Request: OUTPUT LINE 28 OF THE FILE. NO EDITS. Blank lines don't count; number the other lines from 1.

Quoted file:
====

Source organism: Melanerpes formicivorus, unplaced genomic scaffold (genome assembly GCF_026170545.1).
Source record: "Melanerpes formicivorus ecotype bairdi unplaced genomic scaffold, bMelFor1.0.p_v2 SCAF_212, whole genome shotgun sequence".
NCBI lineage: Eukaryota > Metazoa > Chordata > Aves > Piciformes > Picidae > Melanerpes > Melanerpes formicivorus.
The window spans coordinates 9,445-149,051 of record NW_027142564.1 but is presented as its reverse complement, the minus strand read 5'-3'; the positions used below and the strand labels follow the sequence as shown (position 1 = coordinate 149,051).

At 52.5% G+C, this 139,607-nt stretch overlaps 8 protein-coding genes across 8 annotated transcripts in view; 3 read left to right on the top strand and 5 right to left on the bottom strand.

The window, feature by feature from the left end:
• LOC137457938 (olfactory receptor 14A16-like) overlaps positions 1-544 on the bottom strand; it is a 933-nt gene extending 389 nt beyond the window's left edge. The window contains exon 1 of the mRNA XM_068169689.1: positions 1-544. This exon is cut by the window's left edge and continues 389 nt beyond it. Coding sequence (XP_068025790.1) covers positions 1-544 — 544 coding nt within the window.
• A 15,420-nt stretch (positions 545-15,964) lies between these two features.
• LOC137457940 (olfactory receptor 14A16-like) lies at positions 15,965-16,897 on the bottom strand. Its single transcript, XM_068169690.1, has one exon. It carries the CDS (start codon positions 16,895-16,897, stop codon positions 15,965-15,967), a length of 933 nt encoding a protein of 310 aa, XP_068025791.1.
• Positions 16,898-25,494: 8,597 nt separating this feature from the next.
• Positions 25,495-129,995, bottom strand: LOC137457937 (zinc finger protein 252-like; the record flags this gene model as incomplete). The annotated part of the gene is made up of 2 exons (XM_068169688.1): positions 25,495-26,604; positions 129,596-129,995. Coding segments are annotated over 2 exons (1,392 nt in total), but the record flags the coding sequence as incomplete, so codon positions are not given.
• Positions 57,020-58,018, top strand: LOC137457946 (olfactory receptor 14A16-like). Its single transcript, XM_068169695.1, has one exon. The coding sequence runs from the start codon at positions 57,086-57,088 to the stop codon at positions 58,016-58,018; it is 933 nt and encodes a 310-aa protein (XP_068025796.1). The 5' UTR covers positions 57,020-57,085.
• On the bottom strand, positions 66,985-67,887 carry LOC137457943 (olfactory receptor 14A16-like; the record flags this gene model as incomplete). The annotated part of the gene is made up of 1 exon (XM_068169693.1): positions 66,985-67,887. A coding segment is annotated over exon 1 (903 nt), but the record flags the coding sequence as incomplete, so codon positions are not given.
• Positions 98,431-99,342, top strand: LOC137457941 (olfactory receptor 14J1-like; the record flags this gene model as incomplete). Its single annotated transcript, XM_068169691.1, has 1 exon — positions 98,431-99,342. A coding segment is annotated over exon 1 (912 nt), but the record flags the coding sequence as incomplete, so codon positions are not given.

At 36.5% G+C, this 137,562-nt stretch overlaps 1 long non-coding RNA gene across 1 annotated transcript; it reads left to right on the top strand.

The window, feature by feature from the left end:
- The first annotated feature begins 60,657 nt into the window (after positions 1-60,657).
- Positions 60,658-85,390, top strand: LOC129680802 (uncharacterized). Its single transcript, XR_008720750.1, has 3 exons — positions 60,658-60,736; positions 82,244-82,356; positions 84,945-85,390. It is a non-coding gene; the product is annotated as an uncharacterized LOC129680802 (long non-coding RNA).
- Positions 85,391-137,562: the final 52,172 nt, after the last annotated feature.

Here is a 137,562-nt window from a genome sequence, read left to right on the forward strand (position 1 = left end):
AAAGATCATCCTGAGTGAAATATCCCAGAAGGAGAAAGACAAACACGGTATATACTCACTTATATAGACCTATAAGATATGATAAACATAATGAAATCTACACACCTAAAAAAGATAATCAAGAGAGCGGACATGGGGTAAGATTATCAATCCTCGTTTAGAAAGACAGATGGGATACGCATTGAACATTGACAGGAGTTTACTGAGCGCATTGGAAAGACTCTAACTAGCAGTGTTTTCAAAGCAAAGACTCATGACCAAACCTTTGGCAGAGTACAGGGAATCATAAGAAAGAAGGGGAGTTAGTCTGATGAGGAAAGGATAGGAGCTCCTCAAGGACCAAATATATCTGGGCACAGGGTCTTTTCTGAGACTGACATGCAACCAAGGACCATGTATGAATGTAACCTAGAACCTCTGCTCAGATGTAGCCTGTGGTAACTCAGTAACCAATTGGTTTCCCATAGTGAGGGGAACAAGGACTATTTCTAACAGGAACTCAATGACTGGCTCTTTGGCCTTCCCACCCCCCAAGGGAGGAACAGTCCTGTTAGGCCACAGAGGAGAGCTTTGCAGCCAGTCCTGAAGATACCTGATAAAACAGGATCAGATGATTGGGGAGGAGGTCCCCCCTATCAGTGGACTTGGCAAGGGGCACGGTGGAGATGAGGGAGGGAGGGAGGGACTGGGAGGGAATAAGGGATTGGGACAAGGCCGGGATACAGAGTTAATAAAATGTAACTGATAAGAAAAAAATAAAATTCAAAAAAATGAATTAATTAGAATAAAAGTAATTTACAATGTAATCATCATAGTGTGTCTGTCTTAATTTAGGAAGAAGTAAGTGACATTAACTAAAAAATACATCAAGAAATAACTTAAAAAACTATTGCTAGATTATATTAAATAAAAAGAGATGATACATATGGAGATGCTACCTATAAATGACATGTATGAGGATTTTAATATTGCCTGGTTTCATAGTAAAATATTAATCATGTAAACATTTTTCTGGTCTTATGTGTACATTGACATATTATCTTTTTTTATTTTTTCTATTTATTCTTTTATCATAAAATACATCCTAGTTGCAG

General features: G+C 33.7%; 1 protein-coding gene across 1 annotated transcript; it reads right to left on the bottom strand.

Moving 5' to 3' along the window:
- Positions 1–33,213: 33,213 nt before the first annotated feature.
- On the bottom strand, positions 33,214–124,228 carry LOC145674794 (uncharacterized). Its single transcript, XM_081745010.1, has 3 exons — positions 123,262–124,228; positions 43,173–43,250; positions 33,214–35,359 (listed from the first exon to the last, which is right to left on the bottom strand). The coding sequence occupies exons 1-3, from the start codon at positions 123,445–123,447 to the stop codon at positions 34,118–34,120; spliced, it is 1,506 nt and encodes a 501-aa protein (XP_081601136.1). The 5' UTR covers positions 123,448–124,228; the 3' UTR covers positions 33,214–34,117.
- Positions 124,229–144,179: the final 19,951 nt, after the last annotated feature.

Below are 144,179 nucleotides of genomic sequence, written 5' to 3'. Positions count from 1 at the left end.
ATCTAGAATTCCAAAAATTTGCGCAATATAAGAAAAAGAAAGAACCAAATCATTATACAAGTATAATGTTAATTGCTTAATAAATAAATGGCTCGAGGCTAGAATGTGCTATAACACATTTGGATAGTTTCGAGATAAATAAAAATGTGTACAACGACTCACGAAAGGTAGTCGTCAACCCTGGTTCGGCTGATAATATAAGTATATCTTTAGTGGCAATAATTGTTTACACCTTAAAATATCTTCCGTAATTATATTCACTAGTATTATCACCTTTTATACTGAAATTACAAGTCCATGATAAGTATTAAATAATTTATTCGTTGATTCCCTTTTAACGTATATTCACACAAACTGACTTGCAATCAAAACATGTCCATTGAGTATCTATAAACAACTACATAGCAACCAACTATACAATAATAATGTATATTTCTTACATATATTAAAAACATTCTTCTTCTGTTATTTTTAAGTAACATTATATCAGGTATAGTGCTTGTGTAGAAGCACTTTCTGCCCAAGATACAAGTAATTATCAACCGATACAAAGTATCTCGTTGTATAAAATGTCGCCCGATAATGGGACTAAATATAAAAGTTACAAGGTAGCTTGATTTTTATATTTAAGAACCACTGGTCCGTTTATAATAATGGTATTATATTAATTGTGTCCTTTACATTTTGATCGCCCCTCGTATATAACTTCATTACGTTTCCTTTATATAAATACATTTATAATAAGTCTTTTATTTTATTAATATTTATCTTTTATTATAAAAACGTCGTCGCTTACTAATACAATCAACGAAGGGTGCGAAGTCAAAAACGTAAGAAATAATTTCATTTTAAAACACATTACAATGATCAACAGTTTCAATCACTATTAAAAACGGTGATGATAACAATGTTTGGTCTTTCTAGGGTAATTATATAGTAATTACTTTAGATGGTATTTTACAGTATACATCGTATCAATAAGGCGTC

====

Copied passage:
ATCTAGAATTCCAAAAATTTGCGCAATATAAGAAAAAGAAAGAACCAAATCATTATACAAGTATAATGTTAATTGCTTAATAAATAAATGGCTCGAGGCTAGAATGTGCTATAACACATTTGGATAGTTTCGAGATAAATAAAAATGTGTACAACGACTCACGAAAGGTAGTCGTCAACCCTGGTTCGGCTGATAATATAAGTATATCTTTAGTGGCAATAATTGTTTACACCTTAAAATATCTTCCGTAATTATATTCACTAGTATTATCACCTTTTATACTGAAATTACAAGTCCATGATAAGTATTAAATAATTTATTCGTTGATTCCCTTTTAACGTATATTCACACAAACTGACTTGCAATCAAAACATGTCCATTGAGTATCTATAAACAACTACATAGCAACCAACTATACAATAATAATGTATATTTCTTACATATATTAAAAACATTCTTCTTCTGTTATTTTTAAGTAACATTATATCAGGTATAGTGCTTGTGTAGAAGCACTTTCTGCCCAAGATACAAGTAATTATCAACCGATACAAAGTATCTCGTTGTATAAAATGTCGCCCGATAATGGGACTAAATATAAAAGTTACAAGGTAGCTTGATTTTTATATTTAAGAACCACTGGTCCGTTTATAATAATGGTATTATATTAATTGTGTCCTTTACATTTTGATCGCCCCTCGTATATAACTTCATTACGTTTCCTTTATATAAATACATTTATAATAAGTCTTTTATTTTATTAATATTTATCTTTTATTATAAAAACGTCGTCGCTTACTAATACAATCAACGAAGGGTGCGAAGTCAAAAACGTAAGAAATAATTTCATTTTAAAACACATTACAATGATCAACAGTTTCAATCACTATTAAAAACGGTGATGATAACAATGTTTGGTCTTTCTAGGGTAATTATATAGTAATTACTTTAGATGGTATTTTACAGTATACATCGTATCAATAAGGCGTC